My in-laws were very much into square dancing; in fact, it was what brought them together as a couple. They were one of 18 founding pairs of the Harvey Bees, a group formed in March 58 that danced twice a month at Harvey Browne Presbyterian Church in Louisville. For years their caller was Ed Preslar, the proprietor of Preslar’s Western Shop (which still exists). I wasn’t surprised in the least when Martha showed me meticulous records that Austin had kept of the membership rolls through the years—when a couple joined, when they left, when one of the pair died. Within a decade, Kay and Austin were the only remaining original twosome.
Besides meeting on first and third Friday nights, the Bees also held annual “bivouacs” where they trooped out of town for a weekend of dancing and socializing. These started in 63; at first, they were held at relatively rustic sites, like the Lions’ Camp Crescendo in Bullitt County. Beginning around 72, they moved to state parks, primarily Rough River Dam. The gatherings were family affairs, so Martha and Ruth attended for years—they even drove down once while they were in college.
Martha tells me how much she enjoyed watching her mother get dressed to go dancing. The picture above, taken in 70, is representative of what they wore. Some of Kay’s outfits were dresses, others were skirts with matching top, but all were accompanied by a multi-layered petticoat. Austin always had on a white shirt and black pants, with tie and towel color-coordinated with what Kay was wearing.
The daughters also found it a treat to get to watch their parents do-si-do. When they were young, Austin’s mother usually babysat, but occasionally they got to tag along to Harvey Browne. When the National Square Dance Convention was held at the Exposition Center in Louisville in 70, Grandmother Lutz took the girls over to see the mass of humanity promenade all around the floor of the hall.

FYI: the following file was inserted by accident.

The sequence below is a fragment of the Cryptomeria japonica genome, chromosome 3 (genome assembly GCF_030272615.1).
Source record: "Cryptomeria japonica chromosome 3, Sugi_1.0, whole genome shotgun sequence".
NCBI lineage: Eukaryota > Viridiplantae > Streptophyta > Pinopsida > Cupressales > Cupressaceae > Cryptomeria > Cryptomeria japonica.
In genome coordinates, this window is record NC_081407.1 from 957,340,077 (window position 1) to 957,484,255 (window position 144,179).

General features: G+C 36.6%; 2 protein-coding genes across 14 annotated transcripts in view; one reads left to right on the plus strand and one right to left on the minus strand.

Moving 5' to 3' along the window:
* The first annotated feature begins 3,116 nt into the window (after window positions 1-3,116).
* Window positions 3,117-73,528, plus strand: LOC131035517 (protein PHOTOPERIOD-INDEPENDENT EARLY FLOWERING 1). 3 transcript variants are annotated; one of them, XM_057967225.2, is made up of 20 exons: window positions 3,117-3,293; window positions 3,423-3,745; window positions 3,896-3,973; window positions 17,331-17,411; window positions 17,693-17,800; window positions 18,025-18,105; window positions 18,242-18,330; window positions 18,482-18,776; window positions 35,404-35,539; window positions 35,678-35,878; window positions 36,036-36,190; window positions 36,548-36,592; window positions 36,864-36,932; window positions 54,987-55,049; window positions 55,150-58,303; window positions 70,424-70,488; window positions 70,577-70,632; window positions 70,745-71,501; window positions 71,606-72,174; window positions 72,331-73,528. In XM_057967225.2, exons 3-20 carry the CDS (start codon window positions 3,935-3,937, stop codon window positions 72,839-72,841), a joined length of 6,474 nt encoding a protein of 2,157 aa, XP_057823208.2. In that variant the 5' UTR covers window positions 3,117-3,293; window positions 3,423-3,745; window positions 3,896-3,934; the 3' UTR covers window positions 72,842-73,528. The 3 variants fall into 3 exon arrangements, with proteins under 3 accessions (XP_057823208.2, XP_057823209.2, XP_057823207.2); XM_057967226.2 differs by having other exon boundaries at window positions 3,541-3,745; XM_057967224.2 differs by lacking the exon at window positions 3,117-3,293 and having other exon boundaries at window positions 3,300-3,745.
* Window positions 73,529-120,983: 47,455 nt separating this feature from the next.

As the years passed and the people of their generation aged, the Bees shrank in size. The bivouacs stopped in the early 90s. A more sedentary venture, a euchre (it’s a card game mostly popular in the Midwest) group, was birthed from the membership. (One of the first things I did to ingratiate myself to Kay and Austin, just months after I met them, was to create an individual—as opposed to pair—movement for a euchre gathering to be held at their house. My familiarity with circulation at small bridge games came in handy.) Finally, they elected to call it quits, formally dissolving in August 2002, just months before Austin died—I don’t know if that played any role or not. It’s amazing to think that they had participated for 44 years. I wish I’d gone to see them at least once.
About four years ago, we had an early 71 AT40 rebroadcast playing on the radio at home, and Martha perked up when Jerry Reed came on. I soon learned that the female Bees would often line dance in between sets while on bivouac. “Amos Moses” (#23, climbing to #8) was one of their go-to line dancing songs; Martha and Ruth regularly joined in. I asked Martha if she still remembers the moves, but she hasn’t demonstrated them for me yet.
I don’t recall hearing about the old alligator hunter back in the day, though I was familiar with the follow-up, “When You’re Hot, You’re Hot.” As it turns out, tomorrow’s feature is by an artist with the same last name as Amos.